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    Could New Zealand become the SAUDI ARABIA OF WIND?

    March 19, 2023 - Jamie Gray


      The South Taranaki Bight offshore wind project is not even on the drawing board, yet the potential of New Zealand for power generation at sea is drawing worldwide attention.

      The New Zealand Super Fund last year announced that together with Danish investment firm Copenhagen Infrastructure Partners (CIP) it would jointly investigate the feasibility of the project in the South Taranaki Bight.

      While the project, expected to cost about $5 billion, is still in its formative stage, the wind energy world is excited about the possibilities, international wind power expert Stewart Mullin said.

      Wind power, particularly offshore wind, has proven itself to be a good way of displacing coal-powered baseload, or continuous, electricity supply, said Mullin, who is chief operating officer of the Global Wind Energy Council (GWEC).

      Brussels-based GWEC represents the wind associations in various countries, and has the major and minor wind industry companies as its members.

      Mullin, who has a background with turbine makers Vestas and Siemens Gamesa in Denmark, was in New Plymouth to address the third Offshore Renewable Energy Forum.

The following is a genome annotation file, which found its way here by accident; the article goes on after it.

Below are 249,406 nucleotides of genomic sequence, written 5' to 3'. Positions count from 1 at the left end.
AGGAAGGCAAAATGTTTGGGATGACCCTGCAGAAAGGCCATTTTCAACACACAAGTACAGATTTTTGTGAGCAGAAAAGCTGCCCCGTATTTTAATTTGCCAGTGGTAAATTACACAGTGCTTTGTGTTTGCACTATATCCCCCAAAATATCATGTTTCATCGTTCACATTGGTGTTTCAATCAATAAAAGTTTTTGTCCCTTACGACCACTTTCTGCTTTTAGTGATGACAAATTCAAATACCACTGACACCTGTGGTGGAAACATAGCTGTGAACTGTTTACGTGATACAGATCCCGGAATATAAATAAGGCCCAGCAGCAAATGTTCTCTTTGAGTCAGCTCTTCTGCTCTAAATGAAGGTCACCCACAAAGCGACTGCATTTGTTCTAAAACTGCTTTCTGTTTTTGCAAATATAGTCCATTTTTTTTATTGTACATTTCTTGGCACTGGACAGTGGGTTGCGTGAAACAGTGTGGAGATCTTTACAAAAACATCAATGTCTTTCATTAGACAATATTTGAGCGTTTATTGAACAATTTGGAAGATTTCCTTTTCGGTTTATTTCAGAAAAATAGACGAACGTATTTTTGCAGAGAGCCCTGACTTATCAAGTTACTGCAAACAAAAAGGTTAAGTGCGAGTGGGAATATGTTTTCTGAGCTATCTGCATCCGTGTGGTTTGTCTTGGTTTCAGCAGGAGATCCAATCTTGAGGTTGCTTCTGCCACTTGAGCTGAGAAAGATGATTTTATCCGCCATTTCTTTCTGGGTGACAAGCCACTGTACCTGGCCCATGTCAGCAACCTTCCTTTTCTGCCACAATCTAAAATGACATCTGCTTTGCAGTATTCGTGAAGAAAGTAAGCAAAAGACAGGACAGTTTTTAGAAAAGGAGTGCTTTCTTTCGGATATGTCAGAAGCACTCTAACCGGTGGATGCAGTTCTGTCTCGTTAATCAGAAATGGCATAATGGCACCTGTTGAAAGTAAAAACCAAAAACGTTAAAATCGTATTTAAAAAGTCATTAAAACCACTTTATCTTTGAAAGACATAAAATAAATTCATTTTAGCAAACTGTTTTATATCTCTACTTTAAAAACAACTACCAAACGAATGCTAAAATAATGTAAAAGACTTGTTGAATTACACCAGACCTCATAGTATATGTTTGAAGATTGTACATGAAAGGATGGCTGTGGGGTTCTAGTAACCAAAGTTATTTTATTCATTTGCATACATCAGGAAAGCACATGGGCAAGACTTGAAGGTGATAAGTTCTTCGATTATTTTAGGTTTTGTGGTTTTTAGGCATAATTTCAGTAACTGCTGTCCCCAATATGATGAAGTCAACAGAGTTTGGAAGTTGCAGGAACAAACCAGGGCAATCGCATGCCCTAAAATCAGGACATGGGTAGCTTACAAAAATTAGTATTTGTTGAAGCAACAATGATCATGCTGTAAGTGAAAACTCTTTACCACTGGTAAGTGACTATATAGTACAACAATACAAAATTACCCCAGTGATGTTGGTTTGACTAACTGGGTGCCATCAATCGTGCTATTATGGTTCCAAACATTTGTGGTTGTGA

He said New Zealand had been quoted as being “the Saudi Arabia of wind”.

      “It is clear that New Zealand has one of the best resources in the world,” he told the Herald on Sunday.

      “There is nothing in the resource area that would stop New Zealand from being a world leader,” he said.

      The experience overseas had shown wind power, particularly offshore wind power, can offset fossil-fuelled baseload power because wind at sea is typically more constant than it is on land.

      In Europe, more importance was being placed on offshore wind projects in the wake of gas shortages arising from the war in Ukraine.

      Mullin said the conflict has proven to be a wake-up call for energy markets around the world.

      “There are huge opportunities for countries like New Zealand to play a leading role, just because of the resource,” he said.

      The experience overseas had shown that projects needed to engage with a wide range of stakeholders and actively consult with local communities.

      He said marine wind parks close to major cities also had the potential to shorten transmission lines.

      In countries such as Denmark and England, offshore wind projects had also acted as natural reefs providing habitat for diverse fish species.

      Mullin said the South Taranaki Bight project had promise.

      “It is definitely an area that has great wind energy resource,” he said.

      The typical time frame for an offshore wind farm, from start to finish, was 10 years “on a good day”.

      The trouble is, as countries rush to meet their decarbonising targets, 10 years is too long, he said.

      “Of course, if we want to meet our climate goals, we are going to have to be a lot quicker than that.”